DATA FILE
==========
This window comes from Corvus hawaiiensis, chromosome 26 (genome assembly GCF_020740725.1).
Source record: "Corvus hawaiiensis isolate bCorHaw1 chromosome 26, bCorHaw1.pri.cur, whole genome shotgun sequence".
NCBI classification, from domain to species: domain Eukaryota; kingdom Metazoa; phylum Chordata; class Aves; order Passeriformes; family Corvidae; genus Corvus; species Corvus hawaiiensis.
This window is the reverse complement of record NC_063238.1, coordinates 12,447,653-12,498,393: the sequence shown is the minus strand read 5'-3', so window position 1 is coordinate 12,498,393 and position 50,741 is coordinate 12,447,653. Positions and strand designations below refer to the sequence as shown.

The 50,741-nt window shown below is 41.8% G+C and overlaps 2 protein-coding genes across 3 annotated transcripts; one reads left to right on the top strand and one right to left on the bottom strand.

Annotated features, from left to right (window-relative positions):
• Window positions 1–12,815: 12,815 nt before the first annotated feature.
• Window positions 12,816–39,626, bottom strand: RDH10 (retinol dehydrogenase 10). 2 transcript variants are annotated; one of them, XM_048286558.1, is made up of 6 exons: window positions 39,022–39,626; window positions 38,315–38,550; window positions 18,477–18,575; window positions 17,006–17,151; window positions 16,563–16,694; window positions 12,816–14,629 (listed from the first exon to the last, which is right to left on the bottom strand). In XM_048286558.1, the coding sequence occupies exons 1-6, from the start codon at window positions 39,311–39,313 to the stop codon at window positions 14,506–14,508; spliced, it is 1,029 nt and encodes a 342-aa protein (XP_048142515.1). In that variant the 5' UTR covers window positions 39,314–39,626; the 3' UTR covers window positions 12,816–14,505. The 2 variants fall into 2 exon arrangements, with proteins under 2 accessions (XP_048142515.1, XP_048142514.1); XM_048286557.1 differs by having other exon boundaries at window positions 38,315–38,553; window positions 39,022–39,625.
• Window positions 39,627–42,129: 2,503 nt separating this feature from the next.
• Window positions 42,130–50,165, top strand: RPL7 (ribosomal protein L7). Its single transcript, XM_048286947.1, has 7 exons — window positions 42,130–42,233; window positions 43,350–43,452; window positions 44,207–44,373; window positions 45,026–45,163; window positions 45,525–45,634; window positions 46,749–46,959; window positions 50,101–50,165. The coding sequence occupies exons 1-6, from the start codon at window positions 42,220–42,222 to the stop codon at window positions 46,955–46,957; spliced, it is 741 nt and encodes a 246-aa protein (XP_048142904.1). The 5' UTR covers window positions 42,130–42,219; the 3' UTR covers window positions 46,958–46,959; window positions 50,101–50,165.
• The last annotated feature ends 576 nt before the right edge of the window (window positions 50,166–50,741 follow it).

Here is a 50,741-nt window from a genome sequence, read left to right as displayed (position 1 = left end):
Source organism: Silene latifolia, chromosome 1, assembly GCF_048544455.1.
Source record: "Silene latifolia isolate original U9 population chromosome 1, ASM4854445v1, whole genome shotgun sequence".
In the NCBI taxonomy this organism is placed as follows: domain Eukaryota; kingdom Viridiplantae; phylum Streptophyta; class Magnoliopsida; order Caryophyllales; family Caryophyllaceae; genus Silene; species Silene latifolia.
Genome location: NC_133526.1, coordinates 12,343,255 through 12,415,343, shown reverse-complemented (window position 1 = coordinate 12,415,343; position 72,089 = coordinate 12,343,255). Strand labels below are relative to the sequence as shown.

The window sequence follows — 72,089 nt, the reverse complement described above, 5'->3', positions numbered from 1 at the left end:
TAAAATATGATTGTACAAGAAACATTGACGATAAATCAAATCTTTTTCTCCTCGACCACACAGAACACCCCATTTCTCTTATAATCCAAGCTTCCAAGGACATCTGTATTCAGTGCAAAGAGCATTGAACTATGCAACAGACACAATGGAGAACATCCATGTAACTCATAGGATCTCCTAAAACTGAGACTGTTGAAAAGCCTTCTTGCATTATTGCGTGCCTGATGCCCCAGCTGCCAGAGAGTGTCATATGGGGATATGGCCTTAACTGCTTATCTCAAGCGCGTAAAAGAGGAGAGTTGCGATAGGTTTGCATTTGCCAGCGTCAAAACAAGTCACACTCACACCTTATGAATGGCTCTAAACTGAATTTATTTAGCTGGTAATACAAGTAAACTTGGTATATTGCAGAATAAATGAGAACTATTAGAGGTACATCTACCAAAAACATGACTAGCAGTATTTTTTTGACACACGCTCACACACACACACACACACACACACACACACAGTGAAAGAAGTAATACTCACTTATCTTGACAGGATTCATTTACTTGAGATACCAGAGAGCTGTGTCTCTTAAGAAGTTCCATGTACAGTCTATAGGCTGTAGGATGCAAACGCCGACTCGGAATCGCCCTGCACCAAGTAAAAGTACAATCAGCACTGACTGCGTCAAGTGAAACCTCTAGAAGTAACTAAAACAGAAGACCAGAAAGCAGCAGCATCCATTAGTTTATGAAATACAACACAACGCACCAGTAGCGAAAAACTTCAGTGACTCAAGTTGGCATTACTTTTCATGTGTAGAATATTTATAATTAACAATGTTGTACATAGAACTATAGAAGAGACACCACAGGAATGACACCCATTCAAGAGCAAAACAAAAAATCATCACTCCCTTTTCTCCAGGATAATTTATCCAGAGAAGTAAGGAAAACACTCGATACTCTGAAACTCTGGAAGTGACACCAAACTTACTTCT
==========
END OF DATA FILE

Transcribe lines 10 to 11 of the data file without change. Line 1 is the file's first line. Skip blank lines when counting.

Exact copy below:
• Window positions 42,130–50,165, top strand: RPL7 (ribosomal protein L7). Its single transcript, XM_048286947.1, has 7 exons — window positions 42,130–42,233; window positions 43,350–43,452; window positions 44,207–44,373; window positions 45,026–45,163; window positions 45,525–45,634; window positions 46,749–46,959; window positions 50,101–50,165. The coding sequence occupies exons 1-6, from the start codon at window positions 42,220–42,222 to the stop codon at window positions 46,955–46,957; spliced, it is 741 nt and encodes a 246-aa protein (XP_048142904.1). The 5' UTR covers window positions 42,130–42,219; the 3' UTR covers window positions 46,958–46,959; window positions 50,101–50,165.
• The last annotated feature ends 576 nt before the right edge of the window (window positions 50,166–50,741 follow it).